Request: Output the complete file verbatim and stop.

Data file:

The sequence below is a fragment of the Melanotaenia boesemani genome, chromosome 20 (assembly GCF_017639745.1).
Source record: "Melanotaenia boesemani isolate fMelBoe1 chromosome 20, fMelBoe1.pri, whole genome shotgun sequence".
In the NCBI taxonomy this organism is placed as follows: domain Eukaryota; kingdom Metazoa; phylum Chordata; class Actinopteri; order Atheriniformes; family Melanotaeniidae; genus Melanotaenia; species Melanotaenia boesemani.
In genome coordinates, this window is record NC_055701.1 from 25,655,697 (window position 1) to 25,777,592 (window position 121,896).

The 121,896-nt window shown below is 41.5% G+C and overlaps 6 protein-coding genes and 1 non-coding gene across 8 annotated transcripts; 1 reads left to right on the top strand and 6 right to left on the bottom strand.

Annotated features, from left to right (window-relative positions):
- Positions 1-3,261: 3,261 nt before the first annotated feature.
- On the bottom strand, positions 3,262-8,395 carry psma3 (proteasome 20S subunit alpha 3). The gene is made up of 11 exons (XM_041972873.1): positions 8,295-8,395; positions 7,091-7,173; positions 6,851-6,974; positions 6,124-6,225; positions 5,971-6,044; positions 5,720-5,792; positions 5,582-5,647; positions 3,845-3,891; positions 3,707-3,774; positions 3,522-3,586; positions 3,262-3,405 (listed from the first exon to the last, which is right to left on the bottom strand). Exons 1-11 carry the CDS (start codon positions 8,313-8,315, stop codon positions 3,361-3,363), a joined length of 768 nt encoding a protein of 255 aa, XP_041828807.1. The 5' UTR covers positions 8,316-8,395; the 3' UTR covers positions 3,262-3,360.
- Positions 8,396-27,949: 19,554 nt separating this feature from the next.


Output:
The sequence below is a fragment of the Melanotaenia boesemani genome, chromosome 20 (assembly GCF_017639745.1).
Source record: "Melanotaenia boesemani isolate fMelBoe1 chromosome 20, fMelBoe1.pri, whole genome shotgun sequence".
In the NCBI taxonomy this organism is placed as follows: domain Eukaryota; kingdom Metazoa; phylum Chordata; class Actinopteri; order Atheriniformes; family Melanotaeniidae; genus Melanotaenia; species Melanotaenia boesemani.
In genome coordinates, this window is record NC_055701.1 from 25,655,697 (window position 1) to 25,777,592 (window position 121,896).

The 121,896-nt window shown below is 41.5% G+C and overlaps 6 protein-coding genes and 1 non-coding gene across 8 annotated transcripts; 1 reads left to right on the top strand and 6 right to left on the bottom strand.

Annotated features, from left to right (window-relative positions):
- Positions 1-3,261: 3,261 nt before the first annotated feature.
- On the bottom strand, positions 3,262-8,395 carry psma3 (proteasome 20S subunit alpha 3). The gene is made up of 11 exons (XM_041972873.1): positions 8,295-8,395; positions 7,091-7,173; positions 6,851-6,974; positions 6,124-6,225; positions 5,971-6,044; positions 5,720-5,792; positions 5,582-5,647; positions 3,845-3,891; positions 3,707-3,774; positions 3,522-3,586; positions 3,262-3,405 (listed from the first exon to the last, which is right to left on the bottom strand). Exons 1-11 carry the CDS (start codon positions 8,313-8,315, stop codon positions 3,361-3,363), a joined length of 768 nt encoding a protein of 255 aa, XP_041828807.1. The 5' UTR covers positions 8,316-8,395; the 3' UTR covers positions 3,262-3,360.
- Positions 8,396-27,949: 19,554 nt separating this feature from the next.